WASHINGTON (CN) — Members of Congress came together in a bipartisan fashion Monday to condemn President Joe Biden's use of veto power to make environmentally conscious investments a larger part of retirement savings plans.
Short for environmental, social and corporate governance factors, ESG standards are meant to signal to investors that a publicly traded company operates in a socially or environmentally conscious manner. After the Department of Labor passed a rule late last year that would empower the managers of retirement funds to consider ESG standards when choosing where to invest, both chambers of the legislature passed a resolution to signal their disapproval.
The White House defended Biden's veto of the resolution Monday, pointing to the evidence that ESG factors can have a material impact on how markets and businesses perform.
“The Republican-led resolution would force retirement managers to ignore these relevant risk factors, disregarding the principles of free markets and jeopardizing the life savings of working families and retirees,” the administration said in a statement. In particular, the GOP’s block would preclude investment managers from considering the physical effects of climate change and poor corporate governance, which the White House contended could affect investment returns.
“Retirement plan fiduciaries should be able to consider any factor that maximizes financial returns for retirees across the country. That is not controversial — that is common sense,” the statement continues.
In an additional, recorded statement, President Biden said that Congress’ resolution would put retirement savings at risk. “It makes sense to veto it,” he added.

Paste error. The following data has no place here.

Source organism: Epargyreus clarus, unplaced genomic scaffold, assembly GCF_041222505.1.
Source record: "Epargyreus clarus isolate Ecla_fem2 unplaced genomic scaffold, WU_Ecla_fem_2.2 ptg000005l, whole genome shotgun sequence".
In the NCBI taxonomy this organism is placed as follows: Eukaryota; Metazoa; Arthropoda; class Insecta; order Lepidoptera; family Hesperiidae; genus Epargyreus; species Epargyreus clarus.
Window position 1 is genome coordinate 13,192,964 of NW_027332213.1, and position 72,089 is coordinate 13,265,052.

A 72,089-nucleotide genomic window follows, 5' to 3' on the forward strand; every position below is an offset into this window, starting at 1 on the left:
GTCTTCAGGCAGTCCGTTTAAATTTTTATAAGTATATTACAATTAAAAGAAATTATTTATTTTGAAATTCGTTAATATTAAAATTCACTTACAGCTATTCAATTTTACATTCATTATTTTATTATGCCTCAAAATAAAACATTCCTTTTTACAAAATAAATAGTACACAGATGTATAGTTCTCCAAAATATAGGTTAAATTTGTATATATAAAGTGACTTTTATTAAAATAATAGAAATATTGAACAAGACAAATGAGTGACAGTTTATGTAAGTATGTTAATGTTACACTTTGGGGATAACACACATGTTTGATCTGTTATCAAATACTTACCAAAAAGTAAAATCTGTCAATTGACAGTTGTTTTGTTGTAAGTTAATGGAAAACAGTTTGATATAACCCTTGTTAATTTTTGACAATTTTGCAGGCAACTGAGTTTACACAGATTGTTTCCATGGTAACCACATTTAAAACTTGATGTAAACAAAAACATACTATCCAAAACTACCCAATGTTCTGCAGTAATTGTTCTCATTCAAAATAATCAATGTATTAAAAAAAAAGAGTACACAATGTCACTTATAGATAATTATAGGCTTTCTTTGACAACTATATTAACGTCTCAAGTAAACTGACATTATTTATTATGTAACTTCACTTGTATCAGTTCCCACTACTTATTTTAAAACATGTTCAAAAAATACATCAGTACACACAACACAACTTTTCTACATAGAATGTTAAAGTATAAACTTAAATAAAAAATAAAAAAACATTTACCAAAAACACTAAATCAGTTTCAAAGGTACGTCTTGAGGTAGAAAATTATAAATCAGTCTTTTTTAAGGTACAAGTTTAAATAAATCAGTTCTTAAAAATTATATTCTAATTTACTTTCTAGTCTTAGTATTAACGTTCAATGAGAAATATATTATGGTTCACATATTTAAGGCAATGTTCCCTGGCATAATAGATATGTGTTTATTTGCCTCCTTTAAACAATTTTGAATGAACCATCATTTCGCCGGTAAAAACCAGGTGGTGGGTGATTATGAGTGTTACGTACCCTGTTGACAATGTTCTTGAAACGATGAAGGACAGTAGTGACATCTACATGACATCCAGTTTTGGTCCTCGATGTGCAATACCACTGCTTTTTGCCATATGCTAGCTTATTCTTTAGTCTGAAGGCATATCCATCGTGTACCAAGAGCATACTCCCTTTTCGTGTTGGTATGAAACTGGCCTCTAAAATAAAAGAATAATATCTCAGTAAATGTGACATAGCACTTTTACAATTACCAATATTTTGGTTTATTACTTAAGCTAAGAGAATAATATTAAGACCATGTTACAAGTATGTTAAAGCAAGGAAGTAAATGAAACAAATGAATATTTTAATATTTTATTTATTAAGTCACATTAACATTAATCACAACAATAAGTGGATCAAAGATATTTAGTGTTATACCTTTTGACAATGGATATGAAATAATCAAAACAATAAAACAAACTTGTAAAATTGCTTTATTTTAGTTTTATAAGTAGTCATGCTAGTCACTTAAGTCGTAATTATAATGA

House Speaker Kevin McCarthy, who signed the joint resolution last week, voiced his frustration Monday with the president’s disapproval.
“In his first veto, Biden just sided with woke Wall Street over workers,” the California Republican tweeted. “Tells you exactly where his priorities lie.”
The resolution was the first piece of legislation to get McCarthy’s signature in his role as speaker of the House, a position he assumed in January after Republicans wrested control of Congress’ lower chamber in the fall midterm elections.
Speaking in Florida where the GOP is holding its annual retreat this week, McCarthy said the proposed labor rule allows investment managers to use retirement savings to fund what he called far-left political causes, and bemoaned the president’s veto despite bipartisan support for the resolution.
Just three congressional Democrats voted in favor of the measure — one in the House and two in the Senate.
West Virginia Senator Joe Manchin, who has been known to break with the Democrats’ voting bloc and who supported the joint resolution in the upper chamber’s 50-46 vote March 1, said Monday that the proposed ESG rule places politics over strong returns on retirement investments.
“This administration continues to prioritize their radical policy agenda over the economic, energy and national security needs of our country, and it is absolutely infuriating,” Manchin said in a statement. “Despite clear and bipartisan rejection of the rule from Congress, President Biden is choosing to put his administration’s progressive agenda over the well-being of the American people.”
If made final, the rule proposed by the Labor Department would clarify the language of regulations under the Employee Retirement Income Security Act to open the door for retirement plan managers to consider ESG factors.
The agency has said that the current guidelines, last updated in 2020 under President Donald Trump, were unclear about whether it was legal for investment managers to take such standards into account. It concluded, after a review with stakeholders, that the regulations could be seen as guiding retirement planning away from ESG investments.
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